There are some commercials that just hit home and others that just whiz by. Perhaps it’s the age demographic out there but, like in baseball, every pitch has a target. Staying with the baseball analogy, I got hit by a pitch last week.

There’s a car commercial, for Toyota I think, where a dad cautiously sends his daughter off on her first solo drive. As he talks to her in the car, he sees the eight-year old version of his daughter. The conversation goes back and forth before she pulls out of the driveway and heads off.

At the beginning of last week I would have, as always, considered that commercial funny, clever and good marketing. But as of Thursday, when my daughter got her “N” licence, my interpretation of that commercial changed somewhat.

I know a million parents have crossed this threshold and a million more will. But that driving off moment on her own signified changes I hadn’t really contemplated.

It’s that next step in the gradual fleeing of the nest. Through daycare, kindergarten and high school, I still held a measure of security and guidance over something as simple as getting from Point A to Point B.

But when I saw her profile in the window as she drove off, I knew I was looking at something more than a solo drive.

I know there are a lot of changes coming on the horizon just like the grads’ parents in Rossland and Trail, from pre-school to high school, are experiencing this month.

What I overlooked in this big change in her life, the sense of independence the “N” licence provides, was that is was also going to quietly signal a gradual change in my life, whatever that may be. I  have this sense that I’ve suddenly moved to another stage in the parenting progression.

Too often our older generation, which I admittedly include myself, is quick to dismiss something because “we’ve pretty much seen it all,” by this time.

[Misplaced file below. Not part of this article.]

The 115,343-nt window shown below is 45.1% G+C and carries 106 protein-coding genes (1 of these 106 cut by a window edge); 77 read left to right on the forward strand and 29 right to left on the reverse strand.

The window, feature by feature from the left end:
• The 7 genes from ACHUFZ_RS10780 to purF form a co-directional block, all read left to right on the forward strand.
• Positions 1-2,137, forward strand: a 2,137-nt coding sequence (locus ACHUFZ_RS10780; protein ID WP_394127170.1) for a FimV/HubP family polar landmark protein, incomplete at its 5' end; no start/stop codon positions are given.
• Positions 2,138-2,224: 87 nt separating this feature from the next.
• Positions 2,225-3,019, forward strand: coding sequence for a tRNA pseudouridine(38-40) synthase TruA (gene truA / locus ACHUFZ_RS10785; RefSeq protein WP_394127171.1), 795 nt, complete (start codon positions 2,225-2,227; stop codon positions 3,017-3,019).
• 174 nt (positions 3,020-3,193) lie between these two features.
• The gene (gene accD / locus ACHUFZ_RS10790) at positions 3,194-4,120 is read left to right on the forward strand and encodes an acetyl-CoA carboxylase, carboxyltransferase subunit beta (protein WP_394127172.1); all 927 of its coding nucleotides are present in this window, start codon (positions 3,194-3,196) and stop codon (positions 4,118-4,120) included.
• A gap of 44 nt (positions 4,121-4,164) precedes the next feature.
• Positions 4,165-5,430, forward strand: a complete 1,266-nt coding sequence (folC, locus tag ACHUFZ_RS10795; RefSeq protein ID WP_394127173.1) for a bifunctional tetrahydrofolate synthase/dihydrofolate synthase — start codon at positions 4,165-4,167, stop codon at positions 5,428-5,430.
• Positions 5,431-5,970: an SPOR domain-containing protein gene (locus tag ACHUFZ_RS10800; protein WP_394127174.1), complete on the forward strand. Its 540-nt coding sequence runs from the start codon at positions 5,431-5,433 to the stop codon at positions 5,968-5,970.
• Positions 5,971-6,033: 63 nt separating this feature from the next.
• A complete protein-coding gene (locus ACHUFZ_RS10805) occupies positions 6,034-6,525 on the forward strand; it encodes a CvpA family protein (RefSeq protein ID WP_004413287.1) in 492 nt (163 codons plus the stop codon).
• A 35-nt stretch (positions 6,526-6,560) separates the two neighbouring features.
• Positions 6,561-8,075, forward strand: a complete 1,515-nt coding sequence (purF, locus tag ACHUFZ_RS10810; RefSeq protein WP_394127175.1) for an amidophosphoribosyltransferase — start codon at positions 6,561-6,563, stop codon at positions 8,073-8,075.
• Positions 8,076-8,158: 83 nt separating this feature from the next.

And in my position as editor it’s my duty to stay abreast of the news from local to international. With that, over time, comes a skeptical and hardened view of all things political, social and newsworthy we’re bombarded with 24-7. That sometimes tends to put a dull paint over the colour in life.

That was probably the best thing about all those moments last week. I saw things that reminded me there’s always another way of seeing things.

Guy Bertrand is the managing editor of the Trail Daily Times

Just Posted

The KBRH Gratitude Mural by Tyler Toews was unveiled at Kootenay Boundary Regional Hospital on June 9. L-R: Kala Draney, third year med student, Dr. Scot Mountain, Diane Shendruk from IH, Dr. Carolyn Stark, Dr. Sue Benzer, Dr. Kristen Edge, James Brotherhood, Dr. Dennis Small, and Dr. Sue Babensee. Photo: Submitted
Kootenay Boundary doctors offer a healthy dose of goodness with Gratitude Mural

Its red ribbon is in the shape of a heart rising above a Kootenay Boundary mountain scene

A cougar, or cougars, went on a killing rampage at a small Fruitvale farm. Photo: Thomas S. on Unsplash
Cougar euthanized after taking out small animal farm in Fruitvale

Wildlife interactions, poachers or polluters should be reported to RAPP at 1.877.952.7277